I review Unconscious Knowledge by Beaird Glover.
Growing up poor and within a troubled family, Marcy Harris takes a job at a hospital cafeteria, and the monotony is killing her.
Then, on Christmas Day, she meets Syd McComb, a jet-cool punk rocker recently returned from a ten-year stay in Mexico, and Syd looks like all the trouble she’s been dying to get into.
Together they are as explosive as dynamite, and once the fuse is lit, they vent their frustrations with style, taking vengeance where it’s due and staying one step ahead of the disgraced cop who’s seething to catch them.
And they don’t feel guilty, doing what they do, because bad people should die—that’s just unconscious knowledge.
Unconscious Knowledge is a wild, roller-coaster ride of punk rock and toxic relationships. Enter Syd and Marcy -the former an exotic, alluring bad boy, the latter stuck in the endless grind of every day life – and watch their relationship explode into murder.
Glover doesn’t shy away from the macabre. Death is central to the story, as is suffering, and darkness. The main characters aren’t particularly likable, but you’re likely to start relating to, and even rooting for, them at some point.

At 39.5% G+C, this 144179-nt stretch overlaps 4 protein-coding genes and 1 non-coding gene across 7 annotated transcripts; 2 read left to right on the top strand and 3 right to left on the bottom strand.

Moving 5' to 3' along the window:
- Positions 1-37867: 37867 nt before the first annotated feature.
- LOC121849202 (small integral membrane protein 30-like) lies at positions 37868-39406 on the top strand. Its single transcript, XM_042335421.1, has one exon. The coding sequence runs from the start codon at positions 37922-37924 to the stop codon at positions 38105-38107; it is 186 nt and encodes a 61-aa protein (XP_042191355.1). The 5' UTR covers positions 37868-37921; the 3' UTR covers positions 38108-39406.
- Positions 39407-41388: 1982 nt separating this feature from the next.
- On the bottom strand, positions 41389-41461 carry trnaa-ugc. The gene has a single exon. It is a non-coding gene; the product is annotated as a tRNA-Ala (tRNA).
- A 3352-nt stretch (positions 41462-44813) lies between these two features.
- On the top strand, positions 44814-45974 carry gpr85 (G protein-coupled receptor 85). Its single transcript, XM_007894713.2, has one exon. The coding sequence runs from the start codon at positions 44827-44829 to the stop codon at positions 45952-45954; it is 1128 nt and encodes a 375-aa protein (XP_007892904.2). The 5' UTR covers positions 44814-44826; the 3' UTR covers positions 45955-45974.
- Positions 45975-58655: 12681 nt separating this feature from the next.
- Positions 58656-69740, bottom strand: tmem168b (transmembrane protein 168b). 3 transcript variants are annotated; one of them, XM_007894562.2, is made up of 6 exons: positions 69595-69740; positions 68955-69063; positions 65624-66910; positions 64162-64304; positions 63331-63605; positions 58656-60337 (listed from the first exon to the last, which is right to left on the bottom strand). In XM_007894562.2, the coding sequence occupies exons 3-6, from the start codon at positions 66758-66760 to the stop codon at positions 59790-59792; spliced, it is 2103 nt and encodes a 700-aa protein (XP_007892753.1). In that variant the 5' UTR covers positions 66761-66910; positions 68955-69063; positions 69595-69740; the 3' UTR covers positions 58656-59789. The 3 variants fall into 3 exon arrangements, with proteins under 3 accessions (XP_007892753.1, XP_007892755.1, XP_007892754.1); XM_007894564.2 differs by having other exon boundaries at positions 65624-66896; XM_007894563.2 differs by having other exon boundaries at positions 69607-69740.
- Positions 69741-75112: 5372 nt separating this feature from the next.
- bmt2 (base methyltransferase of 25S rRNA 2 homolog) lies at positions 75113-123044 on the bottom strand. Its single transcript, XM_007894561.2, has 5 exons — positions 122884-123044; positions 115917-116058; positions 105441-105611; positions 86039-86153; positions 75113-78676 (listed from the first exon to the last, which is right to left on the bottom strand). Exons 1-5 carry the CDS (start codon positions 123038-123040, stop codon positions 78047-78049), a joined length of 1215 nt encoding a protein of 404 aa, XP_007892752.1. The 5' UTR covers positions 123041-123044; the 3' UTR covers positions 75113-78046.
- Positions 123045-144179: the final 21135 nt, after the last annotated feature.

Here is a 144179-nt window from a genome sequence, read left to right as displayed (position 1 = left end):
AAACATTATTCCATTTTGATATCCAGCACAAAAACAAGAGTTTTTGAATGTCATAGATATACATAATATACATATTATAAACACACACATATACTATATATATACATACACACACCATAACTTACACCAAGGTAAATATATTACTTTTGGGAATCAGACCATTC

How else to describe this book without giving too much away? It’s crazy. Think along the lines of Pulp Fiction, the internal monologue of American Psycho, the diary of any wild teenage girl, an inflammatory story you’d expect to read in The Sun. And we love these kinds of stories. They excite us, they remind us of every time we’ve ever lashed out because we’re sick of the rat race and people taking advantage of us. Deep down, we’re all Julia, Winston Smith’s lover in 1984, ready to stick it to The Man.
This novel is American in the extreme; it reminds me of the dark side of the American Dream, the slap you hear from behind a closed door, the rage that causes a teenager to open fire on a school full of children. Glover has created an action-packed story that attacks everything we secretly loathe, and inspires the rebel hidden inside all of us, as we sit at our desks for 8 hours a day, our soundtrack a dull tone of monotony.
Glover’s writing style is excellent, and his story will draw you in and take hold. Hold on to your hats.
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